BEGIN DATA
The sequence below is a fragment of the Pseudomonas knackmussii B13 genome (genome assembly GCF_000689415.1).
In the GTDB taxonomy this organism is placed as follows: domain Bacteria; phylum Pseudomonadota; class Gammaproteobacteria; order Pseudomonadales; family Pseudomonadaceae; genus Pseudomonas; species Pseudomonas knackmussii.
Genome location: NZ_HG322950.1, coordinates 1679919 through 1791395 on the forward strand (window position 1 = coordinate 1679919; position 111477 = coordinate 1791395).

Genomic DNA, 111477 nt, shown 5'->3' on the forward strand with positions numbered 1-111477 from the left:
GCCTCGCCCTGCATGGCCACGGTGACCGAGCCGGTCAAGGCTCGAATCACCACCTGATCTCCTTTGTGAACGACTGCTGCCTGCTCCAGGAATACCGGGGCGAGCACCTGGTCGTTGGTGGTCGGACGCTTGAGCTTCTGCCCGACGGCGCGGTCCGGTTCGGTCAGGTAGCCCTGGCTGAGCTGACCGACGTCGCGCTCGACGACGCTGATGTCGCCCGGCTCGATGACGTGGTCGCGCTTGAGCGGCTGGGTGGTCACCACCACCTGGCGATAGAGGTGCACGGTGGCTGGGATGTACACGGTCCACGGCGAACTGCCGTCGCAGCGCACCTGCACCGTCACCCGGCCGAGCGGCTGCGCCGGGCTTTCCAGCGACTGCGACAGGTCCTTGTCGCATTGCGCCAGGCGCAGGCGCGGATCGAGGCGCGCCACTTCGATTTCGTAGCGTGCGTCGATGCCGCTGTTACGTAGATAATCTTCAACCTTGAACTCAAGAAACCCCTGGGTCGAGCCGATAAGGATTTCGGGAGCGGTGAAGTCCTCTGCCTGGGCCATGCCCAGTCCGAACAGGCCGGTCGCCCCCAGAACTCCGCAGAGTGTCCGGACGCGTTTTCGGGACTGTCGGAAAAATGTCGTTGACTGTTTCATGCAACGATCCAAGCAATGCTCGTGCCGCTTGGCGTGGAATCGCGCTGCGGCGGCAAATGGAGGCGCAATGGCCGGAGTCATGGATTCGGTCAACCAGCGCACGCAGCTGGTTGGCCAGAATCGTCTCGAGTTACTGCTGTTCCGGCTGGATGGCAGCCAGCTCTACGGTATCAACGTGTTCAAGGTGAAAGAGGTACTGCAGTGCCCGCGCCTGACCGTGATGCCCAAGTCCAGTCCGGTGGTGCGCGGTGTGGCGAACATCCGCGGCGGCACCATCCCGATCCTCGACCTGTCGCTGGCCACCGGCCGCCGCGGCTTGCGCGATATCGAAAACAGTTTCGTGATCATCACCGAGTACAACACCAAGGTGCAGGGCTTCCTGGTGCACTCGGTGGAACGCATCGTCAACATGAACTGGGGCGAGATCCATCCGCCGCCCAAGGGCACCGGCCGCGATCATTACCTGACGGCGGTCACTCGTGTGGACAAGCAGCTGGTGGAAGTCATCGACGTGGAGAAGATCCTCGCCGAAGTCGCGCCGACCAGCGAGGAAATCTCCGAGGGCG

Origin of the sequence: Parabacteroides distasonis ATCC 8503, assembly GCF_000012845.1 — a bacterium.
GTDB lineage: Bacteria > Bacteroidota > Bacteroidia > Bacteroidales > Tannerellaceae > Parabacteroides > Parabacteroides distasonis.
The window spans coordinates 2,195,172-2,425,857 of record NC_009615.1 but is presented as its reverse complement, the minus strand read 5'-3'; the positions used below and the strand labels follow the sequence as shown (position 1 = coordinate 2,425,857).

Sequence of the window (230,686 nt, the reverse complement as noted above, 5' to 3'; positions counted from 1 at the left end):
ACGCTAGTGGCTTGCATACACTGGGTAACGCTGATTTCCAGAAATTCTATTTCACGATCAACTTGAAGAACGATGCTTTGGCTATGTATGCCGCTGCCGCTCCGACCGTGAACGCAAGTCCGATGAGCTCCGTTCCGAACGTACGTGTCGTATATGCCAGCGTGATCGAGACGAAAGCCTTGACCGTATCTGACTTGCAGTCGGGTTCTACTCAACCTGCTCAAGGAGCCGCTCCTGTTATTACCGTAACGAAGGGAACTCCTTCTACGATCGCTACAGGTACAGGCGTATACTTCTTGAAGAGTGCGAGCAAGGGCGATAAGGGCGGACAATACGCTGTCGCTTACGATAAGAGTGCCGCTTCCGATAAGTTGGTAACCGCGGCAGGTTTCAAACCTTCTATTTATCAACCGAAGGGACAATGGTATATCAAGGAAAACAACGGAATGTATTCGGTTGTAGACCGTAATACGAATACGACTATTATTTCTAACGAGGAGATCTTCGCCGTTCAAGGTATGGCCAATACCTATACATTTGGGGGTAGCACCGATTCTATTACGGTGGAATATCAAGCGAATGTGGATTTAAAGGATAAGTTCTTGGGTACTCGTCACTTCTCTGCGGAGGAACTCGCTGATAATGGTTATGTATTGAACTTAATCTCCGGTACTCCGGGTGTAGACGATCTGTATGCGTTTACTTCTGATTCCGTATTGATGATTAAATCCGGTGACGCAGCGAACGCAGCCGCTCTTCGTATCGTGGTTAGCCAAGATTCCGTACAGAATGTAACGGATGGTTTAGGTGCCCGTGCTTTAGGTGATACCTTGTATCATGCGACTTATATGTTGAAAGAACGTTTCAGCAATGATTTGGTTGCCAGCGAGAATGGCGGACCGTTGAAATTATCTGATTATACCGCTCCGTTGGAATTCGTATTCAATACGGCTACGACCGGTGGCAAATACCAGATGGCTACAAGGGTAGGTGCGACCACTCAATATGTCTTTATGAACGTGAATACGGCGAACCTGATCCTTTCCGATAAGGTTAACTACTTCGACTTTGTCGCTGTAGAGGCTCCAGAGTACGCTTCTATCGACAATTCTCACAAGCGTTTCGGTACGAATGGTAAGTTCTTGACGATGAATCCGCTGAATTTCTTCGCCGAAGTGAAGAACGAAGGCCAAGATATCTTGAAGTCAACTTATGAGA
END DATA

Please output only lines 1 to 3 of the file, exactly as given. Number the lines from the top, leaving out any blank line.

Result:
The sequence below is a fragment of the Pseudomonas knackmussii B13 genome (genome assembly GCF_000689415.1).
In the GTDB taxonomy this organism is placed as follows: domain Bacteria; phylum Pseudomonadota; class Gammaproteobacteria; order Pseudomonadales; family Pseudomonadaceae; genus Pseudomonas; species Pseudomonas knackmussii.
Genome location: NZ_HG322950.1, coordinates 1679919 through 1791395 on the forward strand (window position 1 = coordinate 1679919; position 111477 = coordinate 1791395).